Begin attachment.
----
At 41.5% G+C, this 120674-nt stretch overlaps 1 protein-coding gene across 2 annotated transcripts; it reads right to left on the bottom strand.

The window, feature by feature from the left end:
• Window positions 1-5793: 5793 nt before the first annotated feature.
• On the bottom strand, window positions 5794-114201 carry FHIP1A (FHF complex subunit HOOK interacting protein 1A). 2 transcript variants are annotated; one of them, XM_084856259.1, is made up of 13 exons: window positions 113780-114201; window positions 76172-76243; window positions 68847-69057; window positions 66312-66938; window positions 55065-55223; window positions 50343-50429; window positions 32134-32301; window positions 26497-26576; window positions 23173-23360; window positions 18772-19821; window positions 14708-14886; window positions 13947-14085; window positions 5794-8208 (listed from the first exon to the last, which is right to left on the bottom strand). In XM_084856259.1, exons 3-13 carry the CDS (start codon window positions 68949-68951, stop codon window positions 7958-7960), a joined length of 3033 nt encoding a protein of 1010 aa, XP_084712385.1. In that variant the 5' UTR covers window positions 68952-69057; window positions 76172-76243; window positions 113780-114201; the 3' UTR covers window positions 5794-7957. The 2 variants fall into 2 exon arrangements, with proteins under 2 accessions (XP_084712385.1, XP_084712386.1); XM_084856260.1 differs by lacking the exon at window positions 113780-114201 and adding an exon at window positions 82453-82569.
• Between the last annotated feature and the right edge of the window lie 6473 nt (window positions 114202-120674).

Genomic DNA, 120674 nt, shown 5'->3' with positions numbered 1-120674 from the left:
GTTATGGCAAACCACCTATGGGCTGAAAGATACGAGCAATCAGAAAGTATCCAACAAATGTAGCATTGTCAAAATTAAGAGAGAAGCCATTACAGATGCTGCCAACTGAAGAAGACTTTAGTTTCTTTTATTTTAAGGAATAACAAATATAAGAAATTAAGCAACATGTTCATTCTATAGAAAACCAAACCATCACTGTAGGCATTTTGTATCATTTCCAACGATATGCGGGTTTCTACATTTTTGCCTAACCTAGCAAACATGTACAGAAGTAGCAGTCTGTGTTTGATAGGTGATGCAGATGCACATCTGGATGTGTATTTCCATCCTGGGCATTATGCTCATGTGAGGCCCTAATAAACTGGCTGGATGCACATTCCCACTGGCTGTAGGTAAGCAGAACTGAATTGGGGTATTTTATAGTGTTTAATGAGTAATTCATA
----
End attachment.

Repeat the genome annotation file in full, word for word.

At 41.5% G+C, this 120674-nt stretch overlaps 1 protein-coding gene across 2 annotated transcripts; it reads right to left on the bottom strand.

The window, feature by feature from the left end:
• Window positions 1-5793: 5793 nt before the first annotated feature.
• On the bottom strand, window positions 5794-114201 carry FHIP1A (FHF complex subunit HOOK interacting protein 1A). 2 transcript variants are annotated; one of them, XM_084856259.1, is made up of 13 exons: window positions 113780-114201; window positions 76172-76243; window positions 68847-69057; window positions 66312-66938; window positions 55065-55223; window positions 50343-50429; window positions 32134-32301; window positions 26497-26576; window positions 23173-23360; window positions 18772-19821; window positions 14708-14886; window positions 13947-14085; window positions 5794-8208 (listed from the first exon to the last, which is right to left on the bottom strand). In XM_084856259.1, exons 3-13 carry the CDS (start codon window positions 68949-68951, stop codon window positions 7958-7960), a joined length of 3033 nt encoding a protein of 1010 aa, XP_084712385.1. In that variant the 5' UTR covers window positions 68952-69057; window positions 76172-76243; window positions 113780-114201; the 3' UTR covers window positions 5794-7957. The 2 variants fall into 2 exon arrangements, with proteins under 2 accessions (XP_084712385.1, XP_084712386.1); XM_084856260.1 differs by lacking the exon at window positions 113780-114201 and adding an exon at window positions 82453-82569.
• Between the last annotated feature and the right edge of the window lie 6473 nt (window positions 114202-120674).

Genomic DNA, 120674 nt, shown 5'->3' with positions numbered 1-120674 from the left:
GTTATGGCAAACCACCTATGGGCTGAAAGATACGAGCAATCAGAAAGTATCCAACAAATGTAGCATTGTCAAAATTAAGAGAGAAGCCATTACAGATGCTGCCAACTGAAGAAGACTTTAGTTTCTTTTATTTTAAGGAATAACAAATATAAGAAATTAAGCAACATGTTCATTCTATAGAAAACCAAACCATCACTGTAGGCATTTTGTATCATTTCCAACGATATGCGGGTTTCTACATTTTTGCCTAACCTAGCAAACATGTACAGAAGTAGCAGTCTGTGTTTGATAGGTGATGCAGATGCACATCTGGATGTGTATTTCCATCCTGGGCATTATGCTCATGTGAGGCCCTAATAAACTGGCTGGATGCACATTCCCACTGGCTGTAGGTAAGCAGAACTGAATTGGGGTATTTTATAGTGTTTAATGAGTAATTCATA